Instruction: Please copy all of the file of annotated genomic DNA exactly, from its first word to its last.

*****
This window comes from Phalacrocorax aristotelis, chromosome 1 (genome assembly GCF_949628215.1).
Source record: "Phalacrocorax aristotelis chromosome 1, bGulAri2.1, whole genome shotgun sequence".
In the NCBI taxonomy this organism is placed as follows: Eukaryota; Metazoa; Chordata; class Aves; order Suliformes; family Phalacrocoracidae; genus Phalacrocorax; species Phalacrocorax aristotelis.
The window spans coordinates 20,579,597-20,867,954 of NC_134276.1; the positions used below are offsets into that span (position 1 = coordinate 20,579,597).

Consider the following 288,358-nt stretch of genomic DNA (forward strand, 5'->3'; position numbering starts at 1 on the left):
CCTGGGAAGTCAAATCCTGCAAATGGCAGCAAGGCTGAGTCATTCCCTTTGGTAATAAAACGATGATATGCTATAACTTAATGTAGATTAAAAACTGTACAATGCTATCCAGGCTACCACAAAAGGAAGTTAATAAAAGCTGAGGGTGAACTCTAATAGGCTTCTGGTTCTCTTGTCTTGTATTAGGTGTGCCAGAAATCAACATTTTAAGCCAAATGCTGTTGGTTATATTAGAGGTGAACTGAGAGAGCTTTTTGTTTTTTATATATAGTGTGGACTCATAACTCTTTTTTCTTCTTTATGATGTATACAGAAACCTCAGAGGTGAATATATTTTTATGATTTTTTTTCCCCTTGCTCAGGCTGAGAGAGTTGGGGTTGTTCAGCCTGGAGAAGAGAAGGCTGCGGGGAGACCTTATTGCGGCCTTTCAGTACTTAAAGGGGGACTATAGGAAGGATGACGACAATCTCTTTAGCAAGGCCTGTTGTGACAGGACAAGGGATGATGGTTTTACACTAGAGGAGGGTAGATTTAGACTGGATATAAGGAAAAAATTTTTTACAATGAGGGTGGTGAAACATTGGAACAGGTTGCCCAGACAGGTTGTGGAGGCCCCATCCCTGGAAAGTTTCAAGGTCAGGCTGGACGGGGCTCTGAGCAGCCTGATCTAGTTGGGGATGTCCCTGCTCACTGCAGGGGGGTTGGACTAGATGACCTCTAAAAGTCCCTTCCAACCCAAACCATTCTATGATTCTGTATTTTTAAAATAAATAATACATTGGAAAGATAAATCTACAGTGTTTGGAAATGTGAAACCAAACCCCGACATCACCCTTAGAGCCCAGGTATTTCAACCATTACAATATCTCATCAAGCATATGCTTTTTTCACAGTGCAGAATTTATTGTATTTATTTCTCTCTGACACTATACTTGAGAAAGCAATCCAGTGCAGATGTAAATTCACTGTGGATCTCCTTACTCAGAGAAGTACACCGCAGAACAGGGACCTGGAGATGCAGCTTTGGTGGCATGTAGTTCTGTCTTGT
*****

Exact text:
This window comes from Phalacrocorax aristotelis, chromosome 1 (genome assembly GCF_949628215.1).
Source record: "Phalacrocorax aristotelis chromosome 1, bGulAri2.1, whole genome shotgun sequence".
In the NCBI taxonomy this organism is placed as follows: Eukaryota; Metazoa; Chordata; class Aves; order Suliformes; family Phalacrocoracidae; genus Phalacrocorax; species Phalacrocorax aristotelis.
The window spans coordinates 20,579,597-20,867,954 of NC_134276.1; the positions used below are offsets into that span (position 1 = coordinate 20,579,597).

Consider the following 288,358-nt stretch of genomic DNA (forward strand, 5'->3'; position numbering starts at 1 on the left):
CCTGGGAAGTCAAATCCTGCAAATGGCAGCAAGGCTGAGTCATTCCCTTTGGTAATAAAACGATGATATGCTATAACTTAATGTAGATTAAAAACTGTACAATGCTATCCAGGCTACCACAAAAGGAAGTTAATAAAAGCTGAGGGTGAACTCTAATAGGCTTCTGGTTCTCTTGTCTTGTATTAGGTGTGCCAGAAATCAACATTTTAAGCCAAATGCTGTTGGTTATATTAGAGGTGAACTGAGAGAGCTTTTTGTTTTTTATATATAGTGTGGACTCATAACTCTTTTTTCTTCTTTATGATGTATACAGAAACCTCAGAGGTGAATATATTTTTATGATTTTTTTTCCCCTTGCTCAGGCTGAGAGAGTTGGGGTTGTTCAGCCTGGAGAAGAGAAGGCTGCGGGGAGACCTTATTGCGGCCTTTCAGTACTTAAAGGGGGACTATAGGAAGGATGACGACAATCTCTTTAGCAAGGCCTGTTGTGACAGGACAAGGGATGATGGTTTTACACTAGAGGAGGGTAGATTTAGACTGGATATAAGGAAAAAATTTTTTACAATGAGGGTGGTGAAACATTGGAACAGGTTGCCCAGACAGGTTGTGGAGGCCCCATCCCTGGAAAGTTTCAAGGTCAGGCTGGACGGGGCTCTGAGCAGCCTGATCTAGTTGGGGATGTCCCTGCTCACTGCAGGGGGGTTGGACTAGATGACCTCTAAAAGTCCCTTCCAACCCAAACCATTCTATGATTCTGTATTTTTAAAATAAATAATACATTGGAAAGATAAATCTACAGTGTTTGGAAATGTGAAACCAAACCCCGACATCACCCTTAGAGCCCAGGTATTTCAACCATTACAATATCTCATCAAGCATATGCTTTTTTCACAGTGCAGAATTTATTGTATTTATTTCTCTCTGACACTATACTTGAGAAAGCAATCCAGTGCAGATGTAAATTCACTGTGGATCTCCTTACTCAGAGAAGTACACCGCAGAACAGGGACCTGGAGATGCAGCTTTGGTGGCATGTAGTTCTGTCTTGT